Fox Tales by Paul Windridge
The natural habitat of this fox family group is among the gorse and wild flowers on the edge of a cliff overlooking a picturesque bay. There is a mesh fence which separates them from humankind, but the foxes have lifted parts of that fence so they can easily get in and out should they choose.
I happened on two sibling foxes one day purely by chance. They seemed relatively at ease with me so the following day I went back, took some food and was surprised when they made tentative steps towards me. They were invariably together – a dog fox and a vixen.
I think it’s important to say that I always let them dictate what they want to do and gradually over the following weeks we started to build a trust. They came to me, I gave them a little food, whilst always respecting the fact they are wild and have to fend for themselves.
In the warmer weather their surroundings are almost a perfect setting. The views are stunning and there is a plentiful supply of food.
During that long, hard Winter I still visited. Sometimes I’d see them, often not. It may have been idyllic in Spring and Summer but if there’s one part of the island where you are almost guaranteed the harshest weather it’s there. The weather there can be brutal – below freezing temperatures and gale force winds blowing straight off the sea would test the hardiest soul. That was when they were most appreciative of extra food, and I feel, the time when we built up a real understanding.
When Spring came, the vixen disappeared to make a new life. The dog fox found himself a partner and set up home.
In May a young vixen appeared. I assume she must be a relative because the dog fox looked out for her, and has done ever since.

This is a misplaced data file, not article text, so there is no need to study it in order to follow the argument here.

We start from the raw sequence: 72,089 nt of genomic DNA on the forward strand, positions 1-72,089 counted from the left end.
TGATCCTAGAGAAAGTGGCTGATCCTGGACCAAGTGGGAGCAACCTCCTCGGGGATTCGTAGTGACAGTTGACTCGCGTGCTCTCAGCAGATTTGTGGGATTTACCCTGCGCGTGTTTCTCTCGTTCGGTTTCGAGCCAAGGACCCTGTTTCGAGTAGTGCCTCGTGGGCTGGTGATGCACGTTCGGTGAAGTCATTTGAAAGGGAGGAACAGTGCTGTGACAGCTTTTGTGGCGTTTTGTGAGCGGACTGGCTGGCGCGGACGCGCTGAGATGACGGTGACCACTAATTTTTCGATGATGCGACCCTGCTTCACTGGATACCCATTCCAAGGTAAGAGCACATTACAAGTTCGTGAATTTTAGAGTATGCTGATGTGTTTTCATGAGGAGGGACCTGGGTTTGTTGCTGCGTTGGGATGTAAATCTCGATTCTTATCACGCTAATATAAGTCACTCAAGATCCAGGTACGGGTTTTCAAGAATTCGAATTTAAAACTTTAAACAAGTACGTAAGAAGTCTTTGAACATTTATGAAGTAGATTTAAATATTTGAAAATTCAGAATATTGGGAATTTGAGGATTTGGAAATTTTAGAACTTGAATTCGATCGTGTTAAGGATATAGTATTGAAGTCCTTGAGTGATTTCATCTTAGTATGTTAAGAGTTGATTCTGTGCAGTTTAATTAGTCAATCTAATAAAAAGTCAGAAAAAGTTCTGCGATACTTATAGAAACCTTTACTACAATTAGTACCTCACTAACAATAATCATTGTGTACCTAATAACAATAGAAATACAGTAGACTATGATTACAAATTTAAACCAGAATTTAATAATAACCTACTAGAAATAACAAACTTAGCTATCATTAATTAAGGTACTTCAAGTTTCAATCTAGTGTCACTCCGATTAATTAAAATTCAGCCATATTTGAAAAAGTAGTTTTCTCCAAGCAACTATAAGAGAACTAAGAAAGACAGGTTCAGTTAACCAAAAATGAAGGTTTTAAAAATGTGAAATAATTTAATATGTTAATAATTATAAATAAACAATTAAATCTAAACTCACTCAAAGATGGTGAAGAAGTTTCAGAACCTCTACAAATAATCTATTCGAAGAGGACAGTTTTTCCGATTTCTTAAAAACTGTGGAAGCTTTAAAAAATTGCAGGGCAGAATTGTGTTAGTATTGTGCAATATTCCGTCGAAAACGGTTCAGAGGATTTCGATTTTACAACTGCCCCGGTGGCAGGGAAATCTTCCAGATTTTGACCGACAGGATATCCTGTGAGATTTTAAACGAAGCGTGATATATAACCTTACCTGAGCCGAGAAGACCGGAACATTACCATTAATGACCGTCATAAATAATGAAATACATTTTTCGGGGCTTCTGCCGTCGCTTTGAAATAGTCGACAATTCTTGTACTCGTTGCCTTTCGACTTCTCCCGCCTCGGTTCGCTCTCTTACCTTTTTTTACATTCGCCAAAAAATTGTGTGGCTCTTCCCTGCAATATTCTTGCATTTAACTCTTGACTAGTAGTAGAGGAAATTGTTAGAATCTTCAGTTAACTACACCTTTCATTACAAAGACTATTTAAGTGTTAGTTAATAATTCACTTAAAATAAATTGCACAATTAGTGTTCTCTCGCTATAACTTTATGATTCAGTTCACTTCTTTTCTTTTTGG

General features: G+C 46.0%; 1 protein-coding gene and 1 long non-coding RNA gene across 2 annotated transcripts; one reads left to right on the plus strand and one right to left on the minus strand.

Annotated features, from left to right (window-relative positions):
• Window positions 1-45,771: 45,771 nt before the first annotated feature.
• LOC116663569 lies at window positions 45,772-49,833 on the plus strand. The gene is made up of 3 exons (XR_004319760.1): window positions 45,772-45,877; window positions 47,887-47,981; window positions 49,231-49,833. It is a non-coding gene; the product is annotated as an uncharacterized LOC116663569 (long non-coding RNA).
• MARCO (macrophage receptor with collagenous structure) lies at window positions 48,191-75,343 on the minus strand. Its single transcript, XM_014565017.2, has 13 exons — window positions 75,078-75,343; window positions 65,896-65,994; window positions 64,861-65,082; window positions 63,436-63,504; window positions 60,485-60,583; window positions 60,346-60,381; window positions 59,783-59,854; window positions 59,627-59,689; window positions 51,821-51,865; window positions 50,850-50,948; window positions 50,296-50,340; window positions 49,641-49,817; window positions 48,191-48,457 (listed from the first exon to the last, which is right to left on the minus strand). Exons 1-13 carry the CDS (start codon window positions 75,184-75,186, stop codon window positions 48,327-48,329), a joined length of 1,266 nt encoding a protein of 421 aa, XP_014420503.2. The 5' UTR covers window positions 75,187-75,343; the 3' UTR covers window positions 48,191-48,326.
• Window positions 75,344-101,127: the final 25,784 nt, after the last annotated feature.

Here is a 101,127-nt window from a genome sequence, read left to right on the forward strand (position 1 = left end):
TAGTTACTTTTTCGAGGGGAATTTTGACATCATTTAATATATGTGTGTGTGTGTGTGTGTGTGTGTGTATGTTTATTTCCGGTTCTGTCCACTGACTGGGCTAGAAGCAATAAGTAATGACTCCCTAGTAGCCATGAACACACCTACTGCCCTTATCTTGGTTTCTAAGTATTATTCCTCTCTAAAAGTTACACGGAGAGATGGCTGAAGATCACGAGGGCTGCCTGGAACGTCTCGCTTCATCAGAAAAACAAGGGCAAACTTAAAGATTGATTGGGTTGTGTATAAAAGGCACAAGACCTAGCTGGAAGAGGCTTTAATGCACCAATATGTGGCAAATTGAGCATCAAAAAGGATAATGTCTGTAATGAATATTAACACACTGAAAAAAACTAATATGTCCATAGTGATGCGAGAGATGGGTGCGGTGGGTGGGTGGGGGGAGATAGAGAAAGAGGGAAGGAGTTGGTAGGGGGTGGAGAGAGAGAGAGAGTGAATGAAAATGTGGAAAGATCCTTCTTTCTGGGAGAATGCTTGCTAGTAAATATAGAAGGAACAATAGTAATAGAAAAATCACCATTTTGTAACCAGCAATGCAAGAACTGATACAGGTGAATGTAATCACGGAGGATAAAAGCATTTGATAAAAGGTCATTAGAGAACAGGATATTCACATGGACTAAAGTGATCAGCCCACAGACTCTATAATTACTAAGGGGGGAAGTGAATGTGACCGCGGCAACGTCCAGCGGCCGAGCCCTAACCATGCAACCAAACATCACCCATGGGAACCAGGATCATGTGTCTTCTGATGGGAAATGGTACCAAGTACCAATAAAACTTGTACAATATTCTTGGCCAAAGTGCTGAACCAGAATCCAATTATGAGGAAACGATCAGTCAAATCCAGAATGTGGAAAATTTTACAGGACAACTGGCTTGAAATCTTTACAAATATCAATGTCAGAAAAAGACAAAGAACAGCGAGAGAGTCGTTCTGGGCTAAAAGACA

In June his vixen appeared for the first time, and on my birthday that year, so did one of his young cubs – a feisty young female seemingly devoid of fear. Her sibling has chosen to stay hidden but appears on top of the cliff now and then for the odd fleeting moment.
It is obvious to me that the dog fox cares deeply for his vixen and she reciprocates. Foxes tend to mate for life. They take great care of their cubs to ensure their survival until they are able to hunt for themselves. I have often given the dog fox food and he’s taken it back to the den. I can hear him chattering to his vixen before passing the food over to her to distribute before returning to me for more.
I have seen how tenderly he interacts with her and how they are with their cubs. How they have taught them to play, and thus to hunt.
In the initial stages of our relationship I watched as the dog fox sat back and let his sister take food first, and only then would step forward to take some for himself. He has always been polite, gentle, good natured and courteous.
I’m not sure whether this has surprised me or not because I have gradually been introduced to their ways, but I am sure it would surprise a great many people – perhaps even those who may not like foxes.
Sad to say, these creatures don’t live as long in the wild as they would if they were domesticated, but however long they are there I will visit and enjoy their company.
I feel very fortunate to have found them, and even more fortunate to have been befriended by them.
Paul Windridge Generally known as an artist, video artist and music maker, he has now written a book for young children and is working on another. His short films have been shown in various film and arts festivals including: Paris, St Petersburg, Berlin and Zurich. His work has also been shown in events at Tate Britain, Metropolitan Museum of Art, New York: on BBC Big Screens nationwide, Big Screen Project Manhattan and at BBC Electric Proms. And he has been described as, “A poet of digital cinematography – turning short zen-like meditations on fragments of the everyday world into visual and sonic experiences.” www.paulwindridge.com and www.paulwindridgebooks.com